Suffolk children’s services now up to scratch, says CQC
PUBLISHED: 11:30 27 January 2019
A health watchdog has said it is now satisfied with the county’s children’s services, following concerns over governance in 2017.
The Care Quality Commission published a report following its unannounced inspection of health provision in the children and young people’s service (CYP) at Suffolk County Council in November.
It represented the first visit since 2017, when a notice was issued calling for improvements to governance arrangements.
The CQC said it was now satisfied all requirements were being met, following the re-inspection.
Councillor Gordon Jones, cabinet member for children’s services, education and skills, said: “I welcome this report from the Care Quality Commission.
“The recent inspection reviewed some areas where it was felt previously that we could have done more.
“I’m pleased to see that the inspectorate has found that we have taken their comments on board and made the necessary improvements to the service.
“I am incredibly proud of the service for their continued dedication to the children and families we work with, and I’d like to thank staff for their ongoing commitment to improving the service so that we can provide effective and safe care to our children and young people.”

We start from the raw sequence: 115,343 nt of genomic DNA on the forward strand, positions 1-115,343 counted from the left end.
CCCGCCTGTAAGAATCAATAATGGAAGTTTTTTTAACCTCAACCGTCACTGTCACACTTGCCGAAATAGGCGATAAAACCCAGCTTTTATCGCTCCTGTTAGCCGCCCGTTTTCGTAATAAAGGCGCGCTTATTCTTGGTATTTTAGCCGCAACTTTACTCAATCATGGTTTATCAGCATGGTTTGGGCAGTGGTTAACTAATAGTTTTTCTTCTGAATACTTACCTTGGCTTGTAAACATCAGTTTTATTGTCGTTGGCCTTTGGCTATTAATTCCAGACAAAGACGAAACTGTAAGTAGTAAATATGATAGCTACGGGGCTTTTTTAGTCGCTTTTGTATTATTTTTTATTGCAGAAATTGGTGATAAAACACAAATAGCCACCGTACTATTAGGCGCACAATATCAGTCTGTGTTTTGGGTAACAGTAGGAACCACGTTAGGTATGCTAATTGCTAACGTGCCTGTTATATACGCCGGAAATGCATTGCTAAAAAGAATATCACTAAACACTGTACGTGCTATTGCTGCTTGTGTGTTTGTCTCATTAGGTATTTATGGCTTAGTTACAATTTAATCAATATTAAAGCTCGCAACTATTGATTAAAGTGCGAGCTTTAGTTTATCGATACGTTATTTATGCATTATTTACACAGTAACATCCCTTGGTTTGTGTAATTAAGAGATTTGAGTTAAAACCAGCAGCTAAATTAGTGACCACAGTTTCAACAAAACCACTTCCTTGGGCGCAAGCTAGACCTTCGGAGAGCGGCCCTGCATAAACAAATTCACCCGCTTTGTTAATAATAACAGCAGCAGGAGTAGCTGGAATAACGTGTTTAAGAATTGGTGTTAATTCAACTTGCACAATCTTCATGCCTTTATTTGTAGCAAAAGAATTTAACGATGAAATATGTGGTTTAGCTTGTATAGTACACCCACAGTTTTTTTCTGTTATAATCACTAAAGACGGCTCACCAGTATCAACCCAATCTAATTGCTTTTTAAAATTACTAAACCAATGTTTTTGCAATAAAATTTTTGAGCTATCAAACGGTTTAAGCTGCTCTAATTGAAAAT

The inspection in 2017 said “systems and processes were not established nor operated effectively to ensure compliance with the requirements of this regulation”.
It also ordered further work in updating pre-employment records for staff, such as references, and clearer systems for ordering medicines.
Among the areas the CYP services oversees are school nursing, children in care and health visitors.
Inspectors praised the feedback response of families using the service, with a 94% rate of recommendation, while inspectors noted that “clear processes and systems were now in place”.
In her report, deputy chief inspector of hospitals Amanda Stanford said: “Quality checks of electronic records assured staff that children and young people were on the correct treatment pathway.”
She added: “Staff described the service’s culture as being open and transparent with managers who were visible, supportive and approachable.”
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